By Lorcan Roche Kelly
Divided, they fall
The Federal Reserve’s 25 basis-point interest rate cut yesterday was accompanied by forecasts that showed officials were split over the need for further easing. In the post-decision press conference, Chairman Jerome Powell refused to be drawn on where he thinks rates should go for the rest of 2019, with markets pricing in about a 65% chance of another move lower by the end of the year. The differing opinions among FOMC members helped drive the spread between two- and 10-year Treasury yields close to inversion, with shorter-term yields rising as the long end slipped.
The Bank of Japan increased speculation it may ease policy further at its next meeting in October, with Governor Haruhiko Kuroda saying at today’s post-decision press conference that the institution is more positive towards adding stimulus than it was at its last gathering. The Swiss National Bank made no change to rate policy, while Norway’s central bank surprised by hiking rates for the fourth time in a year. The Bank of England makes its latest policy decision at 7:00 a.m. Eastern Time, with no change expected, and no press conference scheduled from Governor Mark Carney.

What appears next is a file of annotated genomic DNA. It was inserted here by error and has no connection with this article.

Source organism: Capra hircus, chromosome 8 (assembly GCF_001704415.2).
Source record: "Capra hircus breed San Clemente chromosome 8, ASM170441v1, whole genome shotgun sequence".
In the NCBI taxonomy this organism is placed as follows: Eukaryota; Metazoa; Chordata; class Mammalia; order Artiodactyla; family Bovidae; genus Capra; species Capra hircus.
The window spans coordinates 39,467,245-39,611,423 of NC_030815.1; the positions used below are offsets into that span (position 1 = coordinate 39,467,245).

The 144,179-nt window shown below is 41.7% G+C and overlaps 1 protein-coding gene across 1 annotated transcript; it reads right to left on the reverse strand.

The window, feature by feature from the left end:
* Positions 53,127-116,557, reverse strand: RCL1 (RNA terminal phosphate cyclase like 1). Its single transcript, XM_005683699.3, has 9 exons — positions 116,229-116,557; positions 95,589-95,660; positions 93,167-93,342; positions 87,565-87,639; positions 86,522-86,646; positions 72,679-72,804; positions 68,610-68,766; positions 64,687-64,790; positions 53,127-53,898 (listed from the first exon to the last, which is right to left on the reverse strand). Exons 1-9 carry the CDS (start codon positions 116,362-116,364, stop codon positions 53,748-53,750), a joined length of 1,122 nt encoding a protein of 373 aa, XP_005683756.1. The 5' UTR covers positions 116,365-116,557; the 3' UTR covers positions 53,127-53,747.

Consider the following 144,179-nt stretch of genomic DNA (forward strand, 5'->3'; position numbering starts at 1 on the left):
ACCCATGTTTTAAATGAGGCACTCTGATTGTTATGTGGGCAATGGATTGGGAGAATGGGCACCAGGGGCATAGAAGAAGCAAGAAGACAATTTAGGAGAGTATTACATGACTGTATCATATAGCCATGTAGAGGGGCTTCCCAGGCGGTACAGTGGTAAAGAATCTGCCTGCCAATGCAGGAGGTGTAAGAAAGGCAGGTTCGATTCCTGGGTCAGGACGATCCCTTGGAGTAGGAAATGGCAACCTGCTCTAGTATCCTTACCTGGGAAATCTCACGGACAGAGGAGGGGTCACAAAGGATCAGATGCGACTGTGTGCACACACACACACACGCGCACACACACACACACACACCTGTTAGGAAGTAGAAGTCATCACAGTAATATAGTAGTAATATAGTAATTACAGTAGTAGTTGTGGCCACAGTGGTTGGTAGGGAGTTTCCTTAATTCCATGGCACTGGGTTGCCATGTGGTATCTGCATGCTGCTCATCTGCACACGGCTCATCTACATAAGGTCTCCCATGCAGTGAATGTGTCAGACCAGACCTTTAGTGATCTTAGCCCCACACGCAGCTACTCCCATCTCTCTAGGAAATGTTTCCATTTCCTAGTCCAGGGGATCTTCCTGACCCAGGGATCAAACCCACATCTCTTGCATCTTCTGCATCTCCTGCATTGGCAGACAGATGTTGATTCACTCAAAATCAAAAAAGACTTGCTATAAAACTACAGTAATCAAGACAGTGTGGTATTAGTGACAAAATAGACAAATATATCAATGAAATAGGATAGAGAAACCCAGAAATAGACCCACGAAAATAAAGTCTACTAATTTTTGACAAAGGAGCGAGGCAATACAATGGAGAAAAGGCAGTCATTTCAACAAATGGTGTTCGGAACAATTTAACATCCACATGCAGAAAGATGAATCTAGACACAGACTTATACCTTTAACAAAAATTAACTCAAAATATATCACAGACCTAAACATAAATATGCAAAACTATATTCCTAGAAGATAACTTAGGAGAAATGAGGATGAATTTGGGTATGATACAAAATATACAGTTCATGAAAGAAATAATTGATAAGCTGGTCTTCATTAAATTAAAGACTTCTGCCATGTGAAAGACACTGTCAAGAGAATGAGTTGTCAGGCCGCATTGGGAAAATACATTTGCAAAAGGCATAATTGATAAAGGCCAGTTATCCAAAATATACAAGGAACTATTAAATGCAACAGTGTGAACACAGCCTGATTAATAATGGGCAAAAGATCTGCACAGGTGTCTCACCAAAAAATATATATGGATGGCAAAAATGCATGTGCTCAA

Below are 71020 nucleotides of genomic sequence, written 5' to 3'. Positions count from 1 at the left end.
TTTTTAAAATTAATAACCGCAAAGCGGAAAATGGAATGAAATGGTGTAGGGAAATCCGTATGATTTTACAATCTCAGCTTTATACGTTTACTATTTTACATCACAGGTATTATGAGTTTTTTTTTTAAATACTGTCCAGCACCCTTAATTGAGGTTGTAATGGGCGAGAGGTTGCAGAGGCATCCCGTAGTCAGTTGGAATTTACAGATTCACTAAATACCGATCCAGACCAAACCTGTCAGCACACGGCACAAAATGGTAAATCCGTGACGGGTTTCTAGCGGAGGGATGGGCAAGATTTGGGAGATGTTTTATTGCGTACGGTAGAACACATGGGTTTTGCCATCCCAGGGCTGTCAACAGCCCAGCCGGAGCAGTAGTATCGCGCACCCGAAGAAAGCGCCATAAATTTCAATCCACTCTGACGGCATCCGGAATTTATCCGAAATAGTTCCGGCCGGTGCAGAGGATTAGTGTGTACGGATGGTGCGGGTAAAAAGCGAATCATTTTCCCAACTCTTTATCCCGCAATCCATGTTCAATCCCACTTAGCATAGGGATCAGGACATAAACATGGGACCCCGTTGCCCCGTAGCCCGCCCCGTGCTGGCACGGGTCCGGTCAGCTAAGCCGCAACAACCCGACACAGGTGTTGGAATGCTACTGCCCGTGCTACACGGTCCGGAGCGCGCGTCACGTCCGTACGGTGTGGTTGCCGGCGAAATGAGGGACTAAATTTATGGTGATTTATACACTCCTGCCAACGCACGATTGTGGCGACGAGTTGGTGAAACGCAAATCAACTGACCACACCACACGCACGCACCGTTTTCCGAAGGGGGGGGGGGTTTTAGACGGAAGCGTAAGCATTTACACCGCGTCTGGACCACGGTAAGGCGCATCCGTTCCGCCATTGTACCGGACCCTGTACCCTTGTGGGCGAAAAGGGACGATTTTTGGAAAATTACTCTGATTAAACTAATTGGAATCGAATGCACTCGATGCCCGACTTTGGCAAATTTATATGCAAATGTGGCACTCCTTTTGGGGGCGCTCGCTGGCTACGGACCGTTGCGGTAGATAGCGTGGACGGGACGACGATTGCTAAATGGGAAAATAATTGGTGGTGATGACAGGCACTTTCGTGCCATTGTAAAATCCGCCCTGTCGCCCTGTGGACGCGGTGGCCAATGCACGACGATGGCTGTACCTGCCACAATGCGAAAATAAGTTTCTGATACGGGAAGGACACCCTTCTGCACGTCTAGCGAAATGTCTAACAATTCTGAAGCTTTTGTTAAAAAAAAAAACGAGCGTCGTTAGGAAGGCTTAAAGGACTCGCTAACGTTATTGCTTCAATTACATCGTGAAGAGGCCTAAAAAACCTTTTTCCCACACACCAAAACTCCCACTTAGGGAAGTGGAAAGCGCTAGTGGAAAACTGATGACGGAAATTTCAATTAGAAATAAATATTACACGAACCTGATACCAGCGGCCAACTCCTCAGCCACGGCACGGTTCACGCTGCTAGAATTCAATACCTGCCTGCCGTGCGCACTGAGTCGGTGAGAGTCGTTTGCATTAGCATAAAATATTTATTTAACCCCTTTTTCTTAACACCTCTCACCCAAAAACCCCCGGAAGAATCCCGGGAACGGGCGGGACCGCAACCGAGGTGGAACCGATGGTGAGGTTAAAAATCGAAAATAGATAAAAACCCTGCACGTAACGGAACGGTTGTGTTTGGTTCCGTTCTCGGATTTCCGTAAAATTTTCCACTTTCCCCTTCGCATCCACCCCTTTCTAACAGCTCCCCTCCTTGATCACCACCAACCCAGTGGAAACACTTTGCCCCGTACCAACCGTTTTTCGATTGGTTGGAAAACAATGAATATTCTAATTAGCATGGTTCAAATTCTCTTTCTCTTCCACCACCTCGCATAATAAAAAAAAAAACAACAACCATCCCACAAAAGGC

The OECD cut economic forecasts, projecting global growth of 2.9% this year – a drop from its 3.2% outlook from four months ago, and the slowest pace in a decade. The worsening prognosis echos similar worries expressed by almost every monetary policymaker over the past week, and also comments from corporations feeling the pressure. The Paris-based institution also warned that a no-deal Brexit would push the U.K. economy into recession.
Overnight, the MSCI Asia Pacific Index was 0.1% lower while Japan’s Topix index closed 0.6% higher, paring earlier gains as the yen strengthened in the wake of the Bank of Japan decision. In Europe, the Stoxx 600 Index was 0.3% higher at 5:50 a.m., with banks by far the best performers on the gauge. S&P 500 futures pointed to a lower open, the 10-year Treasury yield was at 1.793% and gold was holding under $1,500 an ounce.
There might be more interest than usual in this week’s initial jobless claims number when it is released at 8:30 a.m. after last week’s unexpected decline to 204,000. The Philadelphia Fed business outlook for September is due at the same time. At 10:00 a.m., existing home sales data for August will give another health check on the U.S. housing market after yesterday’s home starts data reached the highest level since 2007. Argentina’s second-quarter GDP is also published today, with the data unlikely to do much to move markets considering everything that has happened since.